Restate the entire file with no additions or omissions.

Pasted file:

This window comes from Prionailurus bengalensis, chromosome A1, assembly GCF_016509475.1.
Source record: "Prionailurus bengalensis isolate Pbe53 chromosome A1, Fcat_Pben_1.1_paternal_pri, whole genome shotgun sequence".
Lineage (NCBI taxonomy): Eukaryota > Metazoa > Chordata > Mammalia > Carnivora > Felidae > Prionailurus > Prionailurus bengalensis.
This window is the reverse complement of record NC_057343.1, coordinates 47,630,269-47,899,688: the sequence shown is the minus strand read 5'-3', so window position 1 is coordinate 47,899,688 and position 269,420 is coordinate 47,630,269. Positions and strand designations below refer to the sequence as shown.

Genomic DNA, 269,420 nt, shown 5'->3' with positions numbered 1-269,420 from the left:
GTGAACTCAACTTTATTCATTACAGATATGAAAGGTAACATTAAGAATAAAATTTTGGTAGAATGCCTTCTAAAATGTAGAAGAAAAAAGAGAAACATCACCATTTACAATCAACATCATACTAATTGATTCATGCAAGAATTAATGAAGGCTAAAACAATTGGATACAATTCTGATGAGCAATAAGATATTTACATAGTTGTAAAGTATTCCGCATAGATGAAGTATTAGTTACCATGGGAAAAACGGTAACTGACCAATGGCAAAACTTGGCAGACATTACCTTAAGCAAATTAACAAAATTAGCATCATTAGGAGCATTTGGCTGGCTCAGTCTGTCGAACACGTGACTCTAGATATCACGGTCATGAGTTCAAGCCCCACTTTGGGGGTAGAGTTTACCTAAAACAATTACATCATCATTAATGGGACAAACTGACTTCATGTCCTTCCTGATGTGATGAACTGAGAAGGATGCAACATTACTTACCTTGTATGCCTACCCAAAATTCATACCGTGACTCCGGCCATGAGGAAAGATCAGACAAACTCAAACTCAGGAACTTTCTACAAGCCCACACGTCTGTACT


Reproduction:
This window comes from Prionailurus bengalensis, chromosome A1, assembly GCF_016509475.1.
Source record: "Prionailurus bengalensis isolate Pbe53 chromosome A1, Fcat_Pben_1.1_paternal_pri, whole genome shotgun sequence".
Lineage (NCBI taxonomy): Eukaryota > Metazoa > Chordata > Mammalia > Carnivora > Felidae > Prionailurus > Prionailurus bengalensis.
This window is the reverse complement of record NC_057343.1, coordinates 47,630,269-47,899,688: the sequence shown is the minus strand read 5'-3', so window position 1 is coordinate 47,899,688 and position 269,420 is coordinate 47,630,269. Positions and strand designations below refer to the sequence as shown.

Genomic DNA, 269,420 nt, shown 5'->3' with positions numbered 1-269,420 from the left:
GTGAACTCAACTTTATTCATTACAGATATGAAAGGTAACATTAAGAATAAAATTTTGGTAGAATGCCTTCTAAAATGTAGAAGAAAAAAGAGAAACATCACCATTTACAATCAACATCATACTAATTGATTCATGCAAGAATTAATGAAGGCTAAAACAATTGGATACAATTCTGATGAGCAATAAGATATTTACATAGTTGTAAAGTATTCCGCATAGATGAAGTATTAGTTACCATGGGAAAAACGGTAACTGACCAATGGCAAAACTTGGCAGACATTACCTTAAGCAAATTAACAAAATTAGCATCATTAGGAGCATTTGGCTGGCTCAGTCTGTCGAACACGTGACTCTAGATATCACGGTCATGAGTTCAAGCCCCACTTTGGGGGTAGAGTTTACCTAAAACAATTACATCATCATTAATGGGACAAACTGACTTCATGTCCTTCCTGATGTGATGAACTGAGAAGGATGCAACATTACTTACCTTGTATGCCTACCCAAAATTCATACCGTGACTCCGGCCATGAGGAAAGATCAGACAAACTCAAACTCAGGAACTTTCTACAAGCCCACACGTCTGTACT